Securing Your First CAD Job

After leaving university, most graduates want to jump into the workplace but come across a “chicken and the egg” problem faced by millions. It seems every business wants candidates with experience but no businesses are willing to provide training and allow candidates to gain that all important experience.

As a recruitment consultant I see candidates facing these problems everyday, but there are methods to increasing your chances in the workplace and enable you to secure that all important rung on the ladder.

Lets start with your CV. I see so many CV’s coming through to us that never make it past a first glance. Incorrect spelling, strange file formats, missing information and these are to just name a few errors. You should spend a good hour writing your CV for the first time and focus on the positions you are applying to not on how important you deem your life experiences. I have known candidates to have up to 6 CV’s all tailored to a different niche that they have experience in. Candidates like these are much more likely to secure a job as the CV is relevant and shows preparation.

Employers always want to know the following;

  • What field you qualified in, be it architecture, automotive engineering or aerospace. They will want to know you have a background in the field you are applying to.
  • What software you have experience/training using. This seems the most obvious point of them all, but seems to be the most overlooked. Each CAD job role will require a specific set of software skills. Take time to read the job description and tailor your CV to outline the skills you posses clearly.
  • Your working background is also important. If you have had an internship in a similar firm or worked freelance, detail the projects you worked on and the experiences you gained.

I have seen many CV’s run over 3 pages long with detailed descriptions of tasks carried out in both gap years and previous employment. Including in your CV that you have ridden a camel and looked after its everyday needs are not going to impress a partner in a interior design company. Its off putting and shows no consistency. Employers want to see relevance to the role. If previous employments are not relevant, don’t bother including them. Focus on your strengths, and what you will bring to the table for that role.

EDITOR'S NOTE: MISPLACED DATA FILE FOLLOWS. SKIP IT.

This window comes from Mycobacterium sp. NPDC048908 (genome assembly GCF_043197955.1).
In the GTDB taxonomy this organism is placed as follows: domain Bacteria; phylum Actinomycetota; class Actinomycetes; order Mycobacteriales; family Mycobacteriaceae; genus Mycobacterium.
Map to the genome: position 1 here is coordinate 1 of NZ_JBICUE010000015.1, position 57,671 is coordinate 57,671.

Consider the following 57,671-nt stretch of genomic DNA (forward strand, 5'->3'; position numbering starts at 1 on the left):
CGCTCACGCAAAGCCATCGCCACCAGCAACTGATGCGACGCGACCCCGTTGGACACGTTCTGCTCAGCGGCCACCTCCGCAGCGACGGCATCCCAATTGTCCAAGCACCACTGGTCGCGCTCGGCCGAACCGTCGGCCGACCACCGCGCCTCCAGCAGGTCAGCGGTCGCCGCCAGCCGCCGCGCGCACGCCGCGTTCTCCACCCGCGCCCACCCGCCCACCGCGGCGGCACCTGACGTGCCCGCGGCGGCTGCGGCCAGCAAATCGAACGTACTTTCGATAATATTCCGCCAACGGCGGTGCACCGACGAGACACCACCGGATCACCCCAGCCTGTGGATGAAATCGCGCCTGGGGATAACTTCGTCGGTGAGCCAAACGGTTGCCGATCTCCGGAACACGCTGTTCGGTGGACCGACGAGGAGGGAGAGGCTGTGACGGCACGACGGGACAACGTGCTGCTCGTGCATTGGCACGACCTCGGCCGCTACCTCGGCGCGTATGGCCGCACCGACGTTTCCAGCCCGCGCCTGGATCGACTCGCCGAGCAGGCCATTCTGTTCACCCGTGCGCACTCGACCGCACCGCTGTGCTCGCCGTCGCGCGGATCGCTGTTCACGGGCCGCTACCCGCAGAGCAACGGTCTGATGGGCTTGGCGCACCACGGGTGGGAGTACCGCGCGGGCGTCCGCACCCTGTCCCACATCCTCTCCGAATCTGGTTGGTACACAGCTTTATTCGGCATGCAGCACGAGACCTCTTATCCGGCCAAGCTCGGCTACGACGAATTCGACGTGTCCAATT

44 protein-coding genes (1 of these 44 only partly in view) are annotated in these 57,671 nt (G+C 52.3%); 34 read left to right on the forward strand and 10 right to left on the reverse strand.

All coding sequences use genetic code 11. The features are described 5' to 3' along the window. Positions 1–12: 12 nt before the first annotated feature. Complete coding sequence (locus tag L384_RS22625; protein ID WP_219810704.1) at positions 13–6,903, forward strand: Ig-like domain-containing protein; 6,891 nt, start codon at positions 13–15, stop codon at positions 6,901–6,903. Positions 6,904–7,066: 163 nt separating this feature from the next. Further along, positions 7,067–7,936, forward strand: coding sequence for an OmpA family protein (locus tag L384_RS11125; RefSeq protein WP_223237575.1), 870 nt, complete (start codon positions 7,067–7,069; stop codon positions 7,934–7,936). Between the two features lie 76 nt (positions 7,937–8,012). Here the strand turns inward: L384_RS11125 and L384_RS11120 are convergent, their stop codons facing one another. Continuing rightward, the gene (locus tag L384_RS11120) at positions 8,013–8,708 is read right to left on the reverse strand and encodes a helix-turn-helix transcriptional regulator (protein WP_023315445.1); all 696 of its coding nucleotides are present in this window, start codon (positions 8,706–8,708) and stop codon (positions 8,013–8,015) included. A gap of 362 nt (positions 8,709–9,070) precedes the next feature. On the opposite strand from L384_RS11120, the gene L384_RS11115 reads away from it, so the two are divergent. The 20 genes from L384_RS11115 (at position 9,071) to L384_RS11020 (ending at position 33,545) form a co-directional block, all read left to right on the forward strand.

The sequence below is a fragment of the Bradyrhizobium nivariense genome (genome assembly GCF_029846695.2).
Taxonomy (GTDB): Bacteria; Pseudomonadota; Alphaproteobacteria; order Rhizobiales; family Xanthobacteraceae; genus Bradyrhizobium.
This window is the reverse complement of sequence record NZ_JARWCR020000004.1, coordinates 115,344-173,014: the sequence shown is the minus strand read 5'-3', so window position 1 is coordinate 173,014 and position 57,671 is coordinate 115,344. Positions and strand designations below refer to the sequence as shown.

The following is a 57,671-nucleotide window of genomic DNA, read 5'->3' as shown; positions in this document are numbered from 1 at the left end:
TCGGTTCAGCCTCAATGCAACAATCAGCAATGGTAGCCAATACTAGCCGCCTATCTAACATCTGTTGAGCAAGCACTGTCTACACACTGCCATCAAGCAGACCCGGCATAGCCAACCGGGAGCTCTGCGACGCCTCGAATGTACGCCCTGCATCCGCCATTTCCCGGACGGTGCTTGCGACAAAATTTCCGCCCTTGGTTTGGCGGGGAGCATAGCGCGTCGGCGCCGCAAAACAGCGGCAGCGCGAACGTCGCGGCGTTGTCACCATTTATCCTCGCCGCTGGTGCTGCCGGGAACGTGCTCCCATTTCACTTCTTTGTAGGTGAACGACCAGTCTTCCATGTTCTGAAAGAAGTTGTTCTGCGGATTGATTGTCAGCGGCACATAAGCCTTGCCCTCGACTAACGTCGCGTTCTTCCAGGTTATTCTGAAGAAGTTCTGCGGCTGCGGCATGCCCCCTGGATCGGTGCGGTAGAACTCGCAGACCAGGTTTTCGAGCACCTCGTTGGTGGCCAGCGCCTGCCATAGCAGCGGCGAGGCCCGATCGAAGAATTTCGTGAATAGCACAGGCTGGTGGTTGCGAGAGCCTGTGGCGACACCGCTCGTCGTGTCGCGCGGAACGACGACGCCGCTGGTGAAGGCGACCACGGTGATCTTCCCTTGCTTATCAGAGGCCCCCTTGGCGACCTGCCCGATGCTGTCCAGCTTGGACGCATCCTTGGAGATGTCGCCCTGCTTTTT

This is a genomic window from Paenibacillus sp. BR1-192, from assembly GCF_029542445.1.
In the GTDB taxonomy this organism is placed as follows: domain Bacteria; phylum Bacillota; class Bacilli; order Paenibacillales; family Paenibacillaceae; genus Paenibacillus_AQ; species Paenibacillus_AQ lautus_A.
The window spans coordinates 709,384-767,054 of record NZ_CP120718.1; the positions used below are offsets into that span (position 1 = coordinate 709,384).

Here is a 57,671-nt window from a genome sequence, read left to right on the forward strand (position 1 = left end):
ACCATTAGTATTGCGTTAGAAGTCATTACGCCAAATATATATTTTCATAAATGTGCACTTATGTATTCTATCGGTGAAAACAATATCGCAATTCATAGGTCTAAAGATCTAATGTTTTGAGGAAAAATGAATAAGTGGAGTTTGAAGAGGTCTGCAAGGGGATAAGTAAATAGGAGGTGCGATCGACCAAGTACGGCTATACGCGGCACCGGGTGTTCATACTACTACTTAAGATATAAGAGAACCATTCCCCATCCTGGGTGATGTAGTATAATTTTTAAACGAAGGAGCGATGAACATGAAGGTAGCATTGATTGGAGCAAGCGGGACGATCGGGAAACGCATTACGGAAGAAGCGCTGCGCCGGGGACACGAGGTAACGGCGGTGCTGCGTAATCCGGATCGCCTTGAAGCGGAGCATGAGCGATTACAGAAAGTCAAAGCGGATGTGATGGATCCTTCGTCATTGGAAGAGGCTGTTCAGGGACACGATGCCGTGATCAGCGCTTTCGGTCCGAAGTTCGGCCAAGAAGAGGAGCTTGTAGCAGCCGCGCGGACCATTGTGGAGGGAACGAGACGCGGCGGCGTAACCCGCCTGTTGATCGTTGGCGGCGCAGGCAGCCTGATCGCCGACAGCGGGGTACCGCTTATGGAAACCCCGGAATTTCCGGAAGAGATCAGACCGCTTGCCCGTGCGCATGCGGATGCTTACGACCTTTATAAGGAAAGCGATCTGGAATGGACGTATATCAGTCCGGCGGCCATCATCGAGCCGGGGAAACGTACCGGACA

Your CV should be clearly structured. A website I recommend for making CV’s is its free to use and enables you to save your CV online and edit it at a later date. It will also structure your CV and allow you to save it in .pdf format. Keeping a flowing structure is a must. Clearly mark each section and keep the same font and text size. A great structure to follow is;

  1. Personal details and contact information – Name, email address, phone number and address.
  2. CAD software experience – Which software you use and which you feel confident using for this job role.
  3. Brief outline of qualifications and field of experience – Details of what course you took and what field it was in.
  4. Work experience – Detail previous related employment.

Including a cover letter is always a great idea but ensure that it addresses the employer and that specific job role.

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